Explosive growth, a middle-class image and the inability of Latin Americans to separate religion and politics combine to make The Church of Jesus Christ of Latter-day Saints a target for terrorist activity in Latin America, according to a professor at Brigham Young University.
David Knowlton, professor of anthropology at BYU, said the church can eliminate support for guerrilla actions by "de-Americanizing the church," developing greater respect and appreciation for diversity in Latin America and developing relationships with the countries' left-wing parties.Knowlton spoke Wednesday at an international forum at BYU sponsored by the David M. Kennedy Center for International Studies.
Since 1983, the LDS Church has been the target of an increasing number of terrorist attacks in Latin America, he said. While most of the attacks involved property damage, in the past two years guerrillas have slain five missionaries.
"Generally the attacks on the church come under the guise of anti-imperialistic actions or anti-imperialistic activities," Knowlton said. "We don't see how imperialism could be connected with us. We, after all . . . are a religion." But to guerrilla groups in Latin America there are no distinctions drawn between anti-United States or anti-imperialism sentiment and the LDS Church, Knowlton said. The key to understanding this linkage is understanding the church in the context of Latin America, he said. After about two centuries of being dominated by the Catholic Church, the rapid growth of non-Catholic religions in Latin America is "threatening and frightening to many and suggests radical and deep changes in the nature of Latin American society," he said.
In Chile, Mormons now constitute 2 percent of the population; by comparison, church members make up only .02 percent of the population in the United States , Knowlton said.
During 1987-89, the church had a growth rate of 37.5 percent in Chile and Bolivia, and 27 percent in Peru.
In 1976, when Knowlton served as a missionary in Bolivia, the church had 11,000 members there; in 1989 it had 55,000.
"What you see is a pattern of LDS Church growth that gives the church a prominence in Latin America, that gives it an incredible rate of growth that makes it the largest single institutional religion outside of the Catholic Church in many Latin American countries," Knowlton said.
This growth is taking place in countries whose citizens have long felt ambivalent about the United States, he said.
"Latin Americans do not look at the United States that positively," Knowlton said. "There is a deep love-hate relationship with the United States that goes back to the early days of the colonies."
As the LDS Church moved into Latin America, it began to form alliances with various sectors of society that are involved in their own nationalist struggles for legitimacy, he said. As a result, the church is classified as "an enemy or acceptable by one social group or another," Knowlton said.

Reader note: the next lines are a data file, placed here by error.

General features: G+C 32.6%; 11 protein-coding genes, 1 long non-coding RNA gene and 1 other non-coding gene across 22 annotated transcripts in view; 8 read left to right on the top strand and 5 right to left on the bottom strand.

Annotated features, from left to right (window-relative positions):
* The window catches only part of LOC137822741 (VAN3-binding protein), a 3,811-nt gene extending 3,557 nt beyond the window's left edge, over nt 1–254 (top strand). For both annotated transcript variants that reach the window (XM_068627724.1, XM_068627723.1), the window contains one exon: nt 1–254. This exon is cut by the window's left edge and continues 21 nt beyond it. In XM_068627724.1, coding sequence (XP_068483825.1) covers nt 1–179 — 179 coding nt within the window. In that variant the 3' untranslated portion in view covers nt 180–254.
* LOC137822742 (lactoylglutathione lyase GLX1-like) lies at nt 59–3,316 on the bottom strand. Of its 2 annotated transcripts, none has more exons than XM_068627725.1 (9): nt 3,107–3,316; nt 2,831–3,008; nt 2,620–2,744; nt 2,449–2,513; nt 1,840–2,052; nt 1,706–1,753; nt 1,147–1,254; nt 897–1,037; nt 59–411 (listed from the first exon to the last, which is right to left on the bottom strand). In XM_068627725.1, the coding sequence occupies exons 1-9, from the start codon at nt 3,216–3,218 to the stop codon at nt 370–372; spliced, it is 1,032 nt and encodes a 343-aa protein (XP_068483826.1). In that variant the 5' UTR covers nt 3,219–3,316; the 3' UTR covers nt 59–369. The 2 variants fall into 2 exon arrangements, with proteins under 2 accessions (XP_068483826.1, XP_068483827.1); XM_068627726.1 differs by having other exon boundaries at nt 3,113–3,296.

Understanding which social sectors the church is attracting in Latin America helps indicate how the church is perceived, he said.
"In Argentina I was told the church has a `facho' (middle-class) image," Knowlton said. "For something to be middle-class means that it has an image that puts it beyond (the reach) of the majority of Latin Americans."
This again creates ambivalence about the church, he said. It also unintentionally "gives the church a political image," Knowlton said. In Latin America, the relationship between politics and religion is inseparable.
"It is not a place where we can say we're not a political group, we don't support political parties, we don't have relationships with the government - be it the United States or other governments," Knowlton said. "There isn't strict separation of church and state - never has been.
"Politics and religion have been intertwined since the beginning," Knowlton said. So, whether intended or not, "we are a political organization, we have a political presence. We are involved politically and our silence on the issue speaks volumes."
To proclaim otherwise "doesn't cut the mustard." In fact, non-Catholic religions have received "quasi-official support" as part of an effort to stem the spread of "leftist Catholicism," he said.
"We are part of the phenomenon of the Protestant card, meaning the active encouragement by elites to foment other groups spreading within the continent as means of cutting away support for liberation theology," Knowlton said.
But above other non-Catholic religions, the LDS Church has "the physical presence, we have the symbolic presence. We're the ones who are associated with powerful groups - they aren't," Knowlton said. "So we receive the brunt of the fears and the angers and the contest that is involved with transformation of Latin American society as one group struggles with another for control over the public space, the governmental space."